Removing Dead Insects From Your Car

Butterfly on carLong road trips can turn the hood of your car into an insect graveyard, and dead bugs don’t just look gross–they cause damage. The same enzymes that cause bug bodies to decompose can eat away at your car’s exterior. Since the decaying process is aggravated by heat, the summer sun isn’t doing your shiny paint job any favors.

When left to decay on your car, bugs and bird droppings can lead to permanent imprints in the finish, a nuisance known as etching.  Unfortunately, these little buggers require more than the standard elbow grease to remove.

Dead bugs have you mad as a hornet? Here’s what you can do.

  1. Get Proactive. Regular bumper waxes may cut down on the number of bugs that stick to your car. Since your bumper gets more exposure to the elements than other areas on your vehicle, it is important to take extra care here. The wax provides an extra layer of protection.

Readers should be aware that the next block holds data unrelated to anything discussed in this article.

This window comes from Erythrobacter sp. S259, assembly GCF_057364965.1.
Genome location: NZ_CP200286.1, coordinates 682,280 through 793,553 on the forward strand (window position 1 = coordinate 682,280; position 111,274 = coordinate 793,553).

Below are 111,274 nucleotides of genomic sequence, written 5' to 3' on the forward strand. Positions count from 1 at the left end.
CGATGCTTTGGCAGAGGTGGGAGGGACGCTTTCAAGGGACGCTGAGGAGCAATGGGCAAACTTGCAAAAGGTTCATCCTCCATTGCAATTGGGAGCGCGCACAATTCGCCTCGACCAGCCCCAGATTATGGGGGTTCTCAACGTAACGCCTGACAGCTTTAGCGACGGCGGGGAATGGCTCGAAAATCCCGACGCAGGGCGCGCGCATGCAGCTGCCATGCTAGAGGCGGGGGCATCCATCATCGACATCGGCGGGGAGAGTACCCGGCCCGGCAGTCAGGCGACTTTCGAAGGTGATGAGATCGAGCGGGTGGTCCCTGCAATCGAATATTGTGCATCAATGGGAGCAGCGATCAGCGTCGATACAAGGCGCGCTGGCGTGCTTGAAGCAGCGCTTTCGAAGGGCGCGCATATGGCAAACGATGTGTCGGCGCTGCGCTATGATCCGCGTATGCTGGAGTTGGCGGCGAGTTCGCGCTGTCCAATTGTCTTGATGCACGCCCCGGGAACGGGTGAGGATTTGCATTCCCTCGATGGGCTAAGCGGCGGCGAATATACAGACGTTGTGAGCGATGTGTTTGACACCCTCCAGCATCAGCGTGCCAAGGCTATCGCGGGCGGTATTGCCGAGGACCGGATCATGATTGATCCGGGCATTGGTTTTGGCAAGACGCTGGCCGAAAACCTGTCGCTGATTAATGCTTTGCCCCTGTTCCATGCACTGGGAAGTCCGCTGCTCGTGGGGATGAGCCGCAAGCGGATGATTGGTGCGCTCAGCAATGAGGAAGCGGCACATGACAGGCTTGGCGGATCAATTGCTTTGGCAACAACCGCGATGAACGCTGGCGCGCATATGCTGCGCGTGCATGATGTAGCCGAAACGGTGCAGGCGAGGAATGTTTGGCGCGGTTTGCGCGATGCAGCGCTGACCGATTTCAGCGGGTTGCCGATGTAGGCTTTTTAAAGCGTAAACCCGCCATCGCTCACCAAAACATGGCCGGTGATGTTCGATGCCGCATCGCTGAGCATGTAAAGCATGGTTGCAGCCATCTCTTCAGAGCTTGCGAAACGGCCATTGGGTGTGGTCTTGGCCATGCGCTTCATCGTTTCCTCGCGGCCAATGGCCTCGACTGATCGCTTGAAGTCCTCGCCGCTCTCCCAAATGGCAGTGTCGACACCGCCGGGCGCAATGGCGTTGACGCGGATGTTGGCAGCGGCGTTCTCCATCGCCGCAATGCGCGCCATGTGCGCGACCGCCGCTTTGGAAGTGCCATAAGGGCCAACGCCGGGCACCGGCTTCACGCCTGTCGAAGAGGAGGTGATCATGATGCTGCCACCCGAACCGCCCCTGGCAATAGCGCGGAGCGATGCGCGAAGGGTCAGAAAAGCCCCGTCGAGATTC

2. Catch them early. The longer you wait, the more likely the bugs will be to create lasting damage. As soon as you notice a dead insect on your hood, side mirror or grill, try removing it with a microfiber cloth and a spray wax or quick detailer.
  3. Get a Paint Scratch and Ding Touch-Up at Direct Paint. If the insects have already hardened, trying to scrub them off may scratch your paint and cause further damage. At Direct Paint, we specialize in making your car look brand new, no matter what lands on it.